Lao Tzu. Tao Teh Ching

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Overcoming the Negative Through Music

Often I, too, am overcome by the hatred, the jealousy and envy, the wars, all the ugliness that is a part of our world. I try to live in beauty and goodness; I seek out all that has a quality of inner beauty, and I am immediately repulsed by anything ugly that sends out bad vibrations. Over the years, with the help of my guru, I have tried very hard to create and build up within me a kind of beauty and spiritual strength, so that I always have this to turn to when the harshness of the world becomes too depressing. It is this inner beauty that I have worked so long to create that I try to reveal through my music and share with all my listeners.

Ravi Shankar. My Music, My Life

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Music as a Path to God

Our tradition teaches us that sound is God—Nada Brahma. That is, musical sound and the musical experience are steps to the realization of the self. We view music as a kind of spiritual discipline that raises one’s inner being to divine peacefulness and bliss. We are taught that one of the fundamental goals a Hindu works toward in his lifetime is a knowledge of the true meaning of the universe—its unchanging, eternal essence—and this is realized first by a complete knowledge of one’s self and one’s own nature. The highest aim of our music is to reveal the essence of the universe it reflects, and the ragas are among the means by which this essence can be apprehended. Thus, through music, one can reach God.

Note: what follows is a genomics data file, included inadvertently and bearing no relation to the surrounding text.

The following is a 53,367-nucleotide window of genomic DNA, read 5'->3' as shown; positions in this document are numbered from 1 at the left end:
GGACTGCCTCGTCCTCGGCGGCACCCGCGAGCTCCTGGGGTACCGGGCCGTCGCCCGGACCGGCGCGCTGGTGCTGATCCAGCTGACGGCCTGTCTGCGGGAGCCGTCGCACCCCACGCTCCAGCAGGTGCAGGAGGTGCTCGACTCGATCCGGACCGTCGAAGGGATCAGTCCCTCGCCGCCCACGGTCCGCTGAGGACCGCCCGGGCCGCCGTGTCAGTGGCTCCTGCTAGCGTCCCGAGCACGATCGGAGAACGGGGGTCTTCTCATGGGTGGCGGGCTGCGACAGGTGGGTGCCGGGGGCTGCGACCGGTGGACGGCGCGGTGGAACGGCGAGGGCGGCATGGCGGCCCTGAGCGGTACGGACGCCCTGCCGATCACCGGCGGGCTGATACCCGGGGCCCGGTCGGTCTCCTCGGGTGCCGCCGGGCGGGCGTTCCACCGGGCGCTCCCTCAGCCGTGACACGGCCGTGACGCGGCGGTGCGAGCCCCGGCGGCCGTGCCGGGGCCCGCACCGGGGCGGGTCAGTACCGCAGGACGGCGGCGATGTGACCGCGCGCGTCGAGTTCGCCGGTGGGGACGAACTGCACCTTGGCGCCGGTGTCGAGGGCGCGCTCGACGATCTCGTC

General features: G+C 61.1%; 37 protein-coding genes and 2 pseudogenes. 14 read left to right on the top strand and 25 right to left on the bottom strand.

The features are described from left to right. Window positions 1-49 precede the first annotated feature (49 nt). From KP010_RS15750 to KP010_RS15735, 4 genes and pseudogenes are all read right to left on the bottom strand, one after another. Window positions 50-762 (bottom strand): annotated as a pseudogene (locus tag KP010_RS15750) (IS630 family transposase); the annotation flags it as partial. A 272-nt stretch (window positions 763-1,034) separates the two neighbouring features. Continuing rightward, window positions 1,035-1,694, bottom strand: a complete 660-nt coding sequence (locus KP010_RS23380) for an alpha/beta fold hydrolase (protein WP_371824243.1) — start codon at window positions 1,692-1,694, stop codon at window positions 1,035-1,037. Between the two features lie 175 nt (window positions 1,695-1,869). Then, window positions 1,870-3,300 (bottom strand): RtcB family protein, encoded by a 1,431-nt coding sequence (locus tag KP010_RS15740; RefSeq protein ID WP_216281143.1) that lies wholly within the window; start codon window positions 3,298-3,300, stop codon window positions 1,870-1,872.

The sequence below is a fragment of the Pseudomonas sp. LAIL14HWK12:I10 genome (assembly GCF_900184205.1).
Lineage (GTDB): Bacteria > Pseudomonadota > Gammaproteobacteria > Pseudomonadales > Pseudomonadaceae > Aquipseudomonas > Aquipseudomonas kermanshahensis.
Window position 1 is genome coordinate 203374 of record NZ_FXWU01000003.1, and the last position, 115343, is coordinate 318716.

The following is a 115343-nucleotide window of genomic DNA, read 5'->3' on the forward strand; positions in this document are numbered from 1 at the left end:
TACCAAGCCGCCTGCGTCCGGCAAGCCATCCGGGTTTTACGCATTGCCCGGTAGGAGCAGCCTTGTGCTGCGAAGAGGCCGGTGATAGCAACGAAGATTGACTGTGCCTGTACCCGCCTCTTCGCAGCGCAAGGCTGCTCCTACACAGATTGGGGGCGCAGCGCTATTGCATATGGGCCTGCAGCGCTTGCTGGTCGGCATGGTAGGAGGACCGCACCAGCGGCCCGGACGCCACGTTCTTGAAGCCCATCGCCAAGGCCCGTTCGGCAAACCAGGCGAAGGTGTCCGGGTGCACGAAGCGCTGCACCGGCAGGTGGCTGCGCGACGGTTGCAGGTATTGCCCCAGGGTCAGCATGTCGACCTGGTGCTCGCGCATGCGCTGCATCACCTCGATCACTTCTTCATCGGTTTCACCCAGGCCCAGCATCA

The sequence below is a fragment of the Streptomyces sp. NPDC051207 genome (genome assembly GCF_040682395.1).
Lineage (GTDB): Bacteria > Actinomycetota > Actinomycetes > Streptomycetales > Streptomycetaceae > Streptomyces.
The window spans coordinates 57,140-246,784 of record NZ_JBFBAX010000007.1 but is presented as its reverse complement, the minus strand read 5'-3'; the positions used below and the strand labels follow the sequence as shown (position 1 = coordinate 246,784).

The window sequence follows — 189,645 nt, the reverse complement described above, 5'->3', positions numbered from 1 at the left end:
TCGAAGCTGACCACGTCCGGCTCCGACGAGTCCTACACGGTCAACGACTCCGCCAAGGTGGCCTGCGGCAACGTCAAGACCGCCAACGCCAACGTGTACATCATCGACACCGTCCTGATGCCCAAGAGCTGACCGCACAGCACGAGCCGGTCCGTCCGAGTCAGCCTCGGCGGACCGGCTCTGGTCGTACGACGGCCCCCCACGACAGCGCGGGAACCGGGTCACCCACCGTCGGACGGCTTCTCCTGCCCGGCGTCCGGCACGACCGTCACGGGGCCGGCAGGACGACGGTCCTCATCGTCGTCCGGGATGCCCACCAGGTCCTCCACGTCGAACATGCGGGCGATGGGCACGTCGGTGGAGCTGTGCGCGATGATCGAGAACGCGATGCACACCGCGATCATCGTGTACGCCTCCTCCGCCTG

Ravi Shankar. My Music, My Life